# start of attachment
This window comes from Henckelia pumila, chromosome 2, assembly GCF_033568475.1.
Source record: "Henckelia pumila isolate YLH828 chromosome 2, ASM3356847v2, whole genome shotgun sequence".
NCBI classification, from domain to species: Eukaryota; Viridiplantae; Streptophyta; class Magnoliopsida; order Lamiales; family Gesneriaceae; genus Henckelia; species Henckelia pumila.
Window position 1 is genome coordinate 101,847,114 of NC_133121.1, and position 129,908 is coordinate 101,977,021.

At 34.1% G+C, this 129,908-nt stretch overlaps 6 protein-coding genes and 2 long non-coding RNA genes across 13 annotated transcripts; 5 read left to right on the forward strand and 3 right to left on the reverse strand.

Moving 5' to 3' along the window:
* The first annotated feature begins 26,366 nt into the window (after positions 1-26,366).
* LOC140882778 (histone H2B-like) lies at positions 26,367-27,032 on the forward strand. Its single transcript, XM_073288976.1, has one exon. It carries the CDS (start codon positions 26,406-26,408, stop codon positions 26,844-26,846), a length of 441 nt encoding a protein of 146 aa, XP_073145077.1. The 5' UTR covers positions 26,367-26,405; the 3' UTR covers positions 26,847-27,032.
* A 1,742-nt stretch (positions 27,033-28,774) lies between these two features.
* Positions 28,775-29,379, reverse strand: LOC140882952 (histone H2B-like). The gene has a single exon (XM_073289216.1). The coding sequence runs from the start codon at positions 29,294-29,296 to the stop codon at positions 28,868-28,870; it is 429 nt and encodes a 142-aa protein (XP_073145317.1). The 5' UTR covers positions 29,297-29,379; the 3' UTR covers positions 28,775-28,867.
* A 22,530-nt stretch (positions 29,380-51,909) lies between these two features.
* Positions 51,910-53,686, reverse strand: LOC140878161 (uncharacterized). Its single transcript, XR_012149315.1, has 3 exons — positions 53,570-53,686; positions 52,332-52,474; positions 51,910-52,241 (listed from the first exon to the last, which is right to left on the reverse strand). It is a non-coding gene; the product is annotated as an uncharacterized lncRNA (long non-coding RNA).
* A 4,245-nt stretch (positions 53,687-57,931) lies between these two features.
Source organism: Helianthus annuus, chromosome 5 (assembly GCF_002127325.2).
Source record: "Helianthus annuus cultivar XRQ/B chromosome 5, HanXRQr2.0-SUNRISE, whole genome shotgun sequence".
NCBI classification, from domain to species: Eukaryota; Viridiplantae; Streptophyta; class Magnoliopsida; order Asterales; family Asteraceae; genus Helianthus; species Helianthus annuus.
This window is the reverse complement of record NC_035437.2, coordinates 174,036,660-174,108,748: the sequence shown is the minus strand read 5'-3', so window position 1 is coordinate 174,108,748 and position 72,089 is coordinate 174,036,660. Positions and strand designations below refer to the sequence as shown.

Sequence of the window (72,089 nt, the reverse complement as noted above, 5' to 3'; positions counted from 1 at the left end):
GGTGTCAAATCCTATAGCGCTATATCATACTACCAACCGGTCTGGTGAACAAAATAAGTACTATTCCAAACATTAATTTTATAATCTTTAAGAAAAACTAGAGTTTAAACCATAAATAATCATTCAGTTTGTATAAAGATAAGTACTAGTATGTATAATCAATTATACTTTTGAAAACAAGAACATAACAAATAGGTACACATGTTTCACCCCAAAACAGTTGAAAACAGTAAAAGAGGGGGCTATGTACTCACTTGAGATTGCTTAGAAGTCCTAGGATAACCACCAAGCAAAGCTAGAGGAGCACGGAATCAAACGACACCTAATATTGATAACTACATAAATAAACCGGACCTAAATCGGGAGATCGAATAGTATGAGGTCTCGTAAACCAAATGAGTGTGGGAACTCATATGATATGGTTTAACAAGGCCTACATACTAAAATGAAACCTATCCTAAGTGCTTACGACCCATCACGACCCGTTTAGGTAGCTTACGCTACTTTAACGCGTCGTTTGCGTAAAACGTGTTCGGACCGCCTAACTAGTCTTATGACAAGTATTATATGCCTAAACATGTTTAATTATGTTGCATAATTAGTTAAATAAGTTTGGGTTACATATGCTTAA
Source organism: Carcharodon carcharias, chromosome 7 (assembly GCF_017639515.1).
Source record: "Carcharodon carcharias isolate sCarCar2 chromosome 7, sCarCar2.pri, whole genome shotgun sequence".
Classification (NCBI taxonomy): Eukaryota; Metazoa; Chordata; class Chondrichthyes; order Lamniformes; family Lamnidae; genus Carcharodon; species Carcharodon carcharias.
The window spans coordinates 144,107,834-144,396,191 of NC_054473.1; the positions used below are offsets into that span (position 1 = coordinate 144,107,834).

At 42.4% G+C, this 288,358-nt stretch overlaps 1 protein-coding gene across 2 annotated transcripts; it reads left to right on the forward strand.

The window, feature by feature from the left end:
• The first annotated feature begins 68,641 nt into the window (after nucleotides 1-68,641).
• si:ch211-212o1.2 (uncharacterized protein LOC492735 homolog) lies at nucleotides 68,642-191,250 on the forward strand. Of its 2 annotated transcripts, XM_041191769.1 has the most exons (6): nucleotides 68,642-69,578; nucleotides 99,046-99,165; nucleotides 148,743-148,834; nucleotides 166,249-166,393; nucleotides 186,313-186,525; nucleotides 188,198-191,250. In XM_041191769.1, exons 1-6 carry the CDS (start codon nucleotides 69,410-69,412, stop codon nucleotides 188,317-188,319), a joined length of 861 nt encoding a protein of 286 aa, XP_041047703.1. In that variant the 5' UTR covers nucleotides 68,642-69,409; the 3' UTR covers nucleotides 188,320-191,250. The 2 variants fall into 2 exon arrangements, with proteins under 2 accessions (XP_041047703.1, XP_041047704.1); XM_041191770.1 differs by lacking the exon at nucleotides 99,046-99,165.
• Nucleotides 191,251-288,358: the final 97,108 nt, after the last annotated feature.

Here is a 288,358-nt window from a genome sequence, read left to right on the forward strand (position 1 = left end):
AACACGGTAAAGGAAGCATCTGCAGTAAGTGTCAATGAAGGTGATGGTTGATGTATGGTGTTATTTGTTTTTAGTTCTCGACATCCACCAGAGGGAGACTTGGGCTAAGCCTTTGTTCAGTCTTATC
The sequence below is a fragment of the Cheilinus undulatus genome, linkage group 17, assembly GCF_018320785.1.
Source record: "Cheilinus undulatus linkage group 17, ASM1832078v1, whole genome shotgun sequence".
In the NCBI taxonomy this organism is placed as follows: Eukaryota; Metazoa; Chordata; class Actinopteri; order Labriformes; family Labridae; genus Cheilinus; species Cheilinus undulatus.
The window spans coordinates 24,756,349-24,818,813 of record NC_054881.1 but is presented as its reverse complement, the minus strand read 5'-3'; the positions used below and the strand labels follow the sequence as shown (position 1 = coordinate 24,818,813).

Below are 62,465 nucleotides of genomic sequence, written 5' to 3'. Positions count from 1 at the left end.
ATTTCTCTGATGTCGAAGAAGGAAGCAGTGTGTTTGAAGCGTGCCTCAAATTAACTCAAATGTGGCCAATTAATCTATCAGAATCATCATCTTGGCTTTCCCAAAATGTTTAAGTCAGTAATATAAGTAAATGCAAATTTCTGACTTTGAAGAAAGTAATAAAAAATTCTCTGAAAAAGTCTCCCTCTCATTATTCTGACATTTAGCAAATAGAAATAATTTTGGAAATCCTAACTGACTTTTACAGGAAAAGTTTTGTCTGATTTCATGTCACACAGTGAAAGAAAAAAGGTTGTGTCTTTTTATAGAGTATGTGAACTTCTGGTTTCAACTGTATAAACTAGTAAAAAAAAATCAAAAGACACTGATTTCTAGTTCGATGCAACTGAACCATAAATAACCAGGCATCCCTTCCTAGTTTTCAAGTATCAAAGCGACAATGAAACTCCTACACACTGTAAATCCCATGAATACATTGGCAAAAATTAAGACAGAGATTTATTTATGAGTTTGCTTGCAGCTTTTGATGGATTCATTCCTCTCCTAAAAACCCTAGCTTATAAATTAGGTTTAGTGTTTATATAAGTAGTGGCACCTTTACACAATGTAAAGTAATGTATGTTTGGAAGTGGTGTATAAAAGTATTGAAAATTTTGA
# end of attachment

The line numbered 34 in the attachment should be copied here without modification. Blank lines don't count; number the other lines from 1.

The window spans coordinates 24,756,349-24,818,813 of record NC_054881.1 but is presented as its reverse complement, the minus strand read 5'-3'; the positions used below and the strand labels follow the sequence as shown (position 1 = coordinate 24,818,813).